Global CIO: IBM Zings Oracle And HP Over Limited Vision
Calling Oracle "a one-trick pony" and saying HP's failed to invest wisely, IBM's hardware chief says IBM's surging hardware revenue is a sign of things to come.
Fresh off posting its largest increase in hardware revenue in more than a decade, IBM expects to beat both Oracle and HP in the systems business through relentless investments in workload optimization, service management, and diverse delivery models, according to IBM senior VP Rod Adkins.
Stressing that IBM's recent jump in hardware revenue—up 22% year over year—is the result of years of comprehensive investments in everything from chip technology to infrastructure to software optimization to integration and cloud-computing technologies, Adkins said IBM's refreshed hardware lineup posted significant revenue growth "across the board."
"We've completely refreshed our hardware offerings in all categories," Adkins said in a phone interview Wednesday, "and we saw that in the growth numbers for our different product lines: mainframes up 72%, x86 offerings up 18%, Microelectronics up 32%, and Power systems up 3%."
While 3% growth for Power systems isn't terribly impressive on the surface, Adkins said, the high end of that product line recorded a blowout quarter, with revenue from high-end Power systems up 200% over the previous quarter.
"Innovation and R&D investments do matter, and this business has become a whole lot more than just leveraging commodity parts or driving supply-chain execution," said Adkins in a direct dig at HP, which in the past 18 months has pegged much of its success to expertise in those two areas.
"Sure, you have to have that expertise, but it's not by any means the only thing," said Adkins, breaking out IBM's systems strategy into three key components: workload optimization, service management, and delivery models. Here's how he outlined the significance behind each of those pieces:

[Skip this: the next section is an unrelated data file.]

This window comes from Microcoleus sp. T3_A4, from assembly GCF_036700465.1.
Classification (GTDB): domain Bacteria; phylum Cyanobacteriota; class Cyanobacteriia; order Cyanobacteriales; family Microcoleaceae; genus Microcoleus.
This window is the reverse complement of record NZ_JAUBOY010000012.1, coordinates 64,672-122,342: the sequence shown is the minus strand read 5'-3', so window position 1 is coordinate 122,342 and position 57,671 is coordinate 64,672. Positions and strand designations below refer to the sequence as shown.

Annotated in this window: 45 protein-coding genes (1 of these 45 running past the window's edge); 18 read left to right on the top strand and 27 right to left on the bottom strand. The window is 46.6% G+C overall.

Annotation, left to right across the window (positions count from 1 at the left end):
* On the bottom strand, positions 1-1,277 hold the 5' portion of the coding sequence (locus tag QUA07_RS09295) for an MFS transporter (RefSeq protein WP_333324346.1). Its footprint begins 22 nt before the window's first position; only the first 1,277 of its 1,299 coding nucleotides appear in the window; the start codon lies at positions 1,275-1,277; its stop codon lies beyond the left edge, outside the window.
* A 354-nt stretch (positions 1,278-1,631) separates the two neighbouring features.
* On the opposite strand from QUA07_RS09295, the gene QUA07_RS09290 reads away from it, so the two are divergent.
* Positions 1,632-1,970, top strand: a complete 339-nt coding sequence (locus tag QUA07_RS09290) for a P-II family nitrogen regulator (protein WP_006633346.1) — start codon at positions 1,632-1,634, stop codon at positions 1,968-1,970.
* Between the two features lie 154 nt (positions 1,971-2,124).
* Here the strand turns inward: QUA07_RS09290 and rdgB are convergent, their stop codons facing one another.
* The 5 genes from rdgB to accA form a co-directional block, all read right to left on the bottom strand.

Workload optimization: "Systems should be composed and constructed to provide the best workload-based performance, and that also suggests diversity in the various architectures to drive leadership for various workload categories, whether analytics or security or whatever," Adkins said. "And that's exactly whey we make investments at all levels of the stack: hardware, integration, and software."
Service management: "Today's dialogue in the data center is all around improving the economics: how to drive cost out of the infrastructure. So that's been driving our investments in tools to help customers automate and more efficiently manage those data centers, stripping out costs that just aren't providing much if any return."
Delivery models: Adkins said IBM will lean hard on its cloud platforms:
Google in the Enterprise SurveyThere's no doubt Google has made headway into businesses: Just 28 percent discourage or ban use of its productivity products, and 69 percent cite Google Apps' good or excellent mobility. But progress could still stall: 59 percent of nonusers distrust the security of Google's cloud. Its data privacy is an open question, and 37 percent worry about integration.
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